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Ogden Standard
Utah, USA
24 April 1895


Alleged Unraveling of Jack the Ripper Mystery

London Physician Unfold a Tale That Would Make Rider Haggard Blush

San Francisco, April 24.
Dr. Howard, a London physician of considerable prominence, was the guest of William Greer Harrison at the Bohemian Club recently. The Englishman told a singular story to his host and vouched for its correctness in every particular. It related to the mystery of "Jack the Ripper", which the physician declared was no longer a mystery among the scientific man of London, or the dectectives of Scotland yard. He said this assasin was a medical man of high standing and extensive practice. He was married to a beautiful and amiable wife, and had a family. Shortly before the beginning of the Whitechapel murders he developed a peculiar and, to his wife, an inexplicable mania - an unnatural pleasure in causing pain. She grew so alarmed that she became afraid of him and locked herself and her children up when she saw the mood coming over him. When he recovered from the paroxysms and she spoke to him about it he laughed at her fears. Then the Whitechapel murders filled London with horror. The suspicions of the wife were arounsed, and as one assassination succeeded the other, she noted with heartbreaking dread that at the periods when these murders were supposed to have been committed her husband was invariably absent from home.

At last the suspense and fear of the wretched wife became unbearable and she went to a few of her husband's medical friends, stated the case, and asked their advice and assistance. They called the Scotland yard force to assist them, and by adding one fact to another the chain of evidence pointing to the doctor as the author of the murders, became complete. The physicians visited the murderer and told him they wished to consult him about a remarkable case. They stated his own in detail, and asked him what should be done with the case. He replied that while the unmistakable insanity of the person who could commit these crimes would save him from the halter, he should certainly be confined to a lunatic asylum. Then they told him he himself was the maniac who had done these fearful acts. He declared the impossibility of the accusation, but confessed that of late years there were gaos in the twenty-four hours of which he positively had no recollection. He said that he had awakened in his rooms as if from a stupor and found mud upon his boots and blood upon his hands. He also had scratches upon his face, and his amputating knives had shown signs of use, though he could not recall having assisted at any operation. The doctors then assured him that there could be no doubt of his identity with the Whitechapel assassin. They made an exhaustive search of his house, led by the accused, found ample proofs of murder, and the unhappy man whose mind at that moment was in its normally clear condition, begged to be removed from the world as a guilty and dangerous monster. The necessary papers were made out and the irresponsible murderer was committed to the insane asylum. In a month or so he lost all semblance of sanity and is now the most intractable and dangerous madman confined in that institution.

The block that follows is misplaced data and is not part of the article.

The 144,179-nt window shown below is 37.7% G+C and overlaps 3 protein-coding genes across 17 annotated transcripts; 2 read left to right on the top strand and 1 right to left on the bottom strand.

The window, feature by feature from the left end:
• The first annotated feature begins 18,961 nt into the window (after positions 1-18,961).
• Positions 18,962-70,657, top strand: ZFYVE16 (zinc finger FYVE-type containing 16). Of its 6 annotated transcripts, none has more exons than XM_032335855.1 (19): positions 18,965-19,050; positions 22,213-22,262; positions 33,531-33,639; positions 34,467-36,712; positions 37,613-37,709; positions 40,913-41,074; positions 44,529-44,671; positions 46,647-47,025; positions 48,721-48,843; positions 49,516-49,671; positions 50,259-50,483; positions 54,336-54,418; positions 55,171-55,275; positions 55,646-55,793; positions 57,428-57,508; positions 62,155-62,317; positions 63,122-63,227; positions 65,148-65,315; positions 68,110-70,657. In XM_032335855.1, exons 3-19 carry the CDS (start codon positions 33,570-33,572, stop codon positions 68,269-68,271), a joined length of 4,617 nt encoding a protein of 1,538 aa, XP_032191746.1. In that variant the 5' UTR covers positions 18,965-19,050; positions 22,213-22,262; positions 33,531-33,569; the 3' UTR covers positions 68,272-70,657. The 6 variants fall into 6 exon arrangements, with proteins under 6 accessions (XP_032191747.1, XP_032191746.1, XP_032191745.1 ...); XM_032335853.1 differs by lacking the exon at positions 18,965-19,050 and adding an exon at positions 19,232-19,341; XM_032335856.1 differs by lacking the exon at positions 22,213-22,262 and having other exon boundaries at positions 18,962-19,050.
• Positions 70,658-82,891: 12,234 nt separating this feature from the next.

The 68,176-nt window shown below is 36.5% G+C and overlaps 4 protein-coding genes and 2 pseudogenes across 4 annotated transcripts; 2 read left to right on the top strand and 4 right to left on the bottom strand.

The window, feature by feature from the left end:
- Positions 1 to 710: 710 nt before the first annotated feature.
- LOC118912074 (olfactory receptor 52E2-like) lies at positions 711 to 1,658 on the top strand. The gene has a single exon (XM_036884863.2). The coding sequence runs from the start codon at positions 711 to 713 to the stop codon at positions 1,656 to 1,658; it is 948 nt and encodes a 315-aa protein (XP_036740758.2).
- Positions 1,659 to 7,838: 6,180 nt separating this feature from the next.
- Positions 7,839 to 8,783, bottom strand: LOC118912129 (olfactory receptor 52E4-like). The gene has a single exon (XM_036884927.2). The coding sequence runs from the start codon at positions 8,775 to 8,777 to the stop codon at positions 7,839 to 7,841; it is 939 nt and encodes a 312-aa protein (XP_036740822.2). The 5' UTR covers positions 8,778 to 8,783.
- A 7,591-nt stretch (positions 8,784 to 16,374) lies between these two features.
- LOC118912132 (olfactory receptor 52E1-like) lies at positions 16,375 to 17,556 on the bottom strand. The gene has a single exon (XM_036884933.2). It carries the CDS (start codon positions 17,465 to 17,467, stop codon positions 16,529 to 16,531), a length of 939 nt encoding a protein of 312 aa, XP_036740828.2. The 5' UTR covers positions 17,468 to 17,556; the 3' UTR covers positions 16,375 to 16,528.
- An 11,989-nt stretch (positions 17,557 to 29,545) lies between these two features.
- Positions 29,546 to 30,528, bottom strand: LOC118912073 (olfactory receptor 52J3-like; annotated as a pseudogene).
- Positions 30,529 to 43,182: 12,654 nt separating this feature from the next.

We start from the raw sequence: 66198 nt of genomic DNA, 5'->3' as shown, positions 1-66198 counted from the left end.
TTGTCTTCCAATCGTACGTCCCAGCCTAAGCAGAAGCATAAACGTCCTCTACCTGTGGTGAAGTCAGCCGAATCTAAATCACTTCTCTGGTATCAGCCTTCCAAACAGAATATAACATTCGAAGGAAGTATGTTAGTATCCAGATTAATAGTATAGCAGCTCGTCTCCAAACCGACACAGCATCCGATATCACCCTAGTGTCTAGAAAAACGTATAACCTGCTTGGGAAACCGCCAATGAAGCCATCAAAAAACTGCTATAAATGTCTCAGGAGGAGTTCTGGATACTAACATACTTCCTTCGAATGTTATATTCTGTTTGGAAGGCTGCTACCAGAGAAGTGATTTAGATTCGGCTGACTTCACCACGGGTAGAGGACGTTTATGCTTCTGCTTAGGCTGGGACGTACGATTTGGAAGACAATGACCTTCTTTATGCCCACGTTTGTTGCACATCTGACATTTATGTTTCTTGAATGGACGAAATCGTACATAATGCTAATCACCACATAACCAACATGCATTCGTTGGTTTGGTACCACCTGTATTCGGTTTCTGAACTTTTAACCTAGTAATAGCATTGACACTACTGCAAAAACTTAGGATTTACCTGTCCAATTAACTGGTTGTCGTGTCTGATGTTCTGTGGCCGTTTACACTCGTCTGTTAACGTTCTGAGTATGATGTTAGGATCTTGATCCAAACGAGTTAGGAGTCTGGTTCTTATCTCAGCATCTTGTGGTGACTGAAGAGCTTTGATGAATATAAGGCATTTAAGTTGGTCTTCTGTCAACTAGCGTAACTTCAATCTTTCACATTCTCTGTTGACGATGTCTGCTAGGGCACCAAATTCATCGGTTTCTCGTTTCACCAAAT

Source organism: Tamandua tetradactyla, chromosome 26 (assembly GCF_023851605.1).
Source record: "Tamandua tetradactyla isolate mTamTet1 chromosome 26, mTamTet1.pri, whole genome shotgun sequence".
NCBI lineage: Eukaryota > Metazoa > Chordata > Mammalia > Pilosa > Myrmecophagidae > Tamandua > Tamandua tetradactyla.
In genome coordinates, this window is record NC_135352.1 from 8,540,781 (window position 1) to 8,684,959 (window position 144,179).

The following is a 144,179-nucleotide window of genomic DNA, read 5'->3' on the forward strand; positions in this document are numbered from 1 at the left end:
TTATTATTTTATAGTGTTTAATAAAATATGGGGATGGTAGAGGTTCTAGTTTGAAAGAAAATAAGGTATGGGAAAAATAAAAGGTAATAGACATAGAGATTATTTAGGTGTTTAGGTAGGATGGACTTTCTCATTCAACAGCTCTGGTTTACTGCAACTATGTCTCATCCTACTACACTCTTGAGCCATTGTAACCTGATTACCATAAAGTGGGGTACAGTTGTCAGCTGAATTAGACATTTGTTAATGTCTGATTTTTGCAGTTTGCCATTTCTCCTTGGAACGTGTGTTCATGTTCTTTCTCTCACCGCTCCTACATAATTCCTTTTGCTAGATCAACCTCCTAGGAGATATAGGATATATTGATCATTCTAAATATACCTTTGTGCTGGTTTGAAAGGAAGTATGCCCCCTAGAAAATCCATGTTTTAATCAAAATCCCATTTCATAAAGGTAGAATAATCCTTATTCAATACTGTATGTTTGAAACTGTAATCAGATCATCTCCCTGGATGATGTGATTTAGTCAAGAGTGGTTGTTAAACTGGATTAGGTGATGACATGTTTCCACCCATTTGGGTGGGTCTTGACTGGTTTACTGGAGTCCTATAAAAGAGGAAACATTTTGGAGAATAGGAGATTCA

Related pages:
  Dr. Howard
       Press Reports: Brooklyn Daily Eagle - 28 December 1897 
       Press Reports: Fort Wayne Gazette - 2 May 1895 
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       Press Reports: Fort Wayne Weekly Sentinel - 24 April 1895 
       Press Reports: Hayward Review - 17 May 1895 
       Press Reports: Ogden Standard - 24 April 1895 

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